WE ALL CARRY TOO MUCH WEIGHT. We know we are supposed to examine what we want to leave behind, and clear the path ahead for progress and a better life. But sometimes we don't know what to discard. It may require an inventory of baggage before we take action.
Think, for example, of that old tale about four boys climbing in the Rockies toward a lake above the timberline. They were all seasoned climbers except one. When the majority wanted to stop and catch their breath, the new boy charged ahead.
So, at one rest stop they forced him to sit down. Then when he wasn't looking, they slipped a rock into his backpack, alongside his sleeping bag, camera, and frying pan. At the next stop they did the same thing. By the time they got to the lake, the new boy was the last to arrive, huffing and puffing under his load.
We don't need buddies or bullies to put rocks in our mental packs.
In real life, we don't need buddies or bullies to put rocks in our packs. We do that well enough ourselves, thank you. Nevertheless, that story reminds me we should never carry forward useless weights. The unresolved issues of the past have only the weight we give them.
Often the metaphor for life is a path, usually an uphill one. Those rocks—be they nagging financial demands, claims of heredity, health problems, religious myths, unhealed sins, relentless guilt, satisfied retribution, questionable personal decisions, or whatever—have no place on today's path toward a greater and more practical realization of our divine nature as the sons and daughters of God.
Those mental rocks, those burdens, not only slow our progress, but keep us down and immobile, as they long ago did an impotent man by the Pool of Bethesda in Jerusalem. St. John's account in the Bible says the man had lain there for 38 years, always blaming lack of help for his inability to beat fellow sufferers to the "healing" waters when an angel stirred them up. When Jesus asked the man if he would "be made whole," he remained focused on his predicament and didn't answer the question.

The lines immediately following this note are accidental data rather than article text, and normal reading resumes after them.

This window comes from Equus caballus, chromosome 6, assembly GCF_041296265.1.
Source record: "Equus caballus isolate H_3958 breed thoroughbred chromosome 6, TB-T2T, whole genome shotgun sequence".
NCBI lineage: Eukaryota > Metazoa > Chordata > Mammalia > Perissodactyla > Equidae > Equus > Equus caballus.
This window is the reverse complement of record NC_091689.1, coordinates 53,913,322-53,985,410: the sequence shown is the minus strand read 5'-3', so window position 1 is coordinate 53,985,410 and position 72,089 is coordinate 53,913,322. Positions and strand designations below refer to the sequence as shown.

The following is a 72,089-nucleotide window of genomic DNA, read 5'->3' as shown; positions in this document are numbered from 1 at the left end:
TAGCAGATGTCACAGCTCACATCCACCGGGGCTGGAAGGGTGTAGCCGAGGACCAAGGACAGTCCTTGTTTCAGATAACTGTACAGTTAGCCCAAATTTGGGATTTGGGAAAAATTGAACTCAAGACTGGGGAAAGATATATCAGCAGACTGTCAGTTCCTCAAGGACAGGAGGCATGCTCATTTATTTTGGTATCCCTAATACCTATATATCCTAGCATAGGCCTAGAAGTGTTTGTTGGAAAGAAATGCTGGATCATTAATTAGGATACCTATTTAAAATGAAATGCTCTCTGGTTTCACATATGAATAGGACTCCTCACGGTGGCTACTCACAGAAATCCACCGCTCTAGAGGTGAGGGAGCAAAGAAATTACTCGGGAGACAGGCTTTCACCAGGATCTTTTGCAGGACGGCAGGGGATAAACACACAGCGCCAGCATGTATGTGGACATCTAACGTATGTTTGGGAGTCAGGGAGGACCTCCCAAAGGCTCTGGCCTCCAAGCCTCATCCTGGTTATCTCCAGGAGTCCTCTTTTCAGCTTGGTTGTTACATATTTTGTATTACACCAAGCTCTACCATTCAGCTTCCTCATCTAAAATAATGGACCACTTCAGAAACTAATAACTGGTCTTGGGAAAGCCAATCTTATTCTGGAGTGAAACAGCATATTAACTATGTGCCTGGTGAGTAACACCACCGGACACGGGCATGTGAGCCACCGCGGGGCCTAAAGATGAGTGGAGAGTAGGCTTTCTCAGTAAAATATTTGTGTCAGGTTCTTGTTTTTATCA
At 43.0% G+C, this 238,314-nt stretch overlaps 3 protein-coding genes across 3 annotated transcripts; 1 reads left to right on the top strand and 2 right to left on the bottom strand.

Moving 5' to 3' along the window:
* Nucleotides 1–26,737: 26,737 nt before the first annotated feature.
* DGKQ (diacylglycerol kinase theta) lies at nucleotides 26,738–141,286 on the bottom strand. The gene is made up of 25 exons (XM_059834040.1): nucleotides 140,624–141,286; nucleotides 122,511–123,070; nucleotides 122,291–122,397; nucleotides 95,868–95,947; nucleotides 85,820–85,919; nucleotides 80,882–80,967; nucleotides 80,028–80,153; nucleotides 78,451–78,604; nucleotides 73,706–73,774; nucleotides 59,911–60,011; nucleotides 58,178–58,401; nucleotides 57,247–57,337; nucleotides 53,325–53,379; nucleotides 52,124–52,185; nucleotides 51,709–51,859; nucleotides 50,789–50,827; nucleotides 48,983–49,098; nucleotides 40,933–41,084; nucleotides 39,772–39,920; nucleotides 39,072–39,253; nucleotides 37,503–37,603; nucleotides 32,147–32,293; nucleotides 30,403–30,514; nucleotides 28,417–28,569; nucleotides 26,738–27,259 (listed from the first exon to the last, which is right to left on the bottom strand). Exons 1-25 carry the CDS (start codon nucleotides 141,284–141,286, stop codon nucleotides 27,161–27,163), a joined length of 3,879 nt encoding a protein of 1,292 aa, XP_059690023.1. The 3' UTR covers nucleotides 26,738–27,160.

The Bible account doesn't make clear what weighty historical claims the man was accepting, nor did Jesus ask, "What's wrong with you?" Not accepting false arguments, and seeing only the perfect man of God's creating, Jesus simply said, "Rise, take up thy bed, and walk." The result: "Immediately the man was made whole, and took up his bed, and walked" (John 5:2–9).
So, what is the lesson in this for us? Are we burdened by thoughts of fear, envy, jealousy, self-will, resentment, mental laziness? Do we resist the uplifting word of Life, Truth, and Love?
If we are not alert to block such thoughts, we can find ourselves in that same lame mind-set, with similar misinformation thrusting itself upon us. We have to rid our thinking completely of such suggestions, no matter how insistent and real they argue to be. Otherwise, we'll have a hard time rising, standing, much less moving on, comfortably, up the path toward a life marked by true spiritual progress.
Of course, there is nothing burdensome about happy memories. We can cherish sweet episodes on the journey and keep them close. But we have to check our pack to see that it carries only what contributes to spiritual progress. Each day we can climb life's path with a demonstrated responsibility to conduct ourselves and our affairs responsibly, treating others with respect, and speeding the assent by eliminating any pebbles of dubious thought before they become rocks.
Beginning with a quote from St. Paul, Mary Baker Eddy once wrote: " 'Let us lay aside every weight, and the sin which doth so easily beset us, and let us run with patience the race that is set before us;' that is, let us put aside material self and sense, and seek the divine Principle and Science of all healing" (Science and Health, p. 20).
After some years of trying unsuccessfully to climb with a loaded backpack, I've become convinced that prayer leads us toward, and holds us on, the path of spiritual progress. We are actually free, right now—unencumbered, empowered by God, divine Spirit, to reach purposeful goals. It's never too late to drop the rocks and reach the top!
Frederick R. Andresen's latest book is Dos Gringos, a family novel set in the Mexican Revolution.
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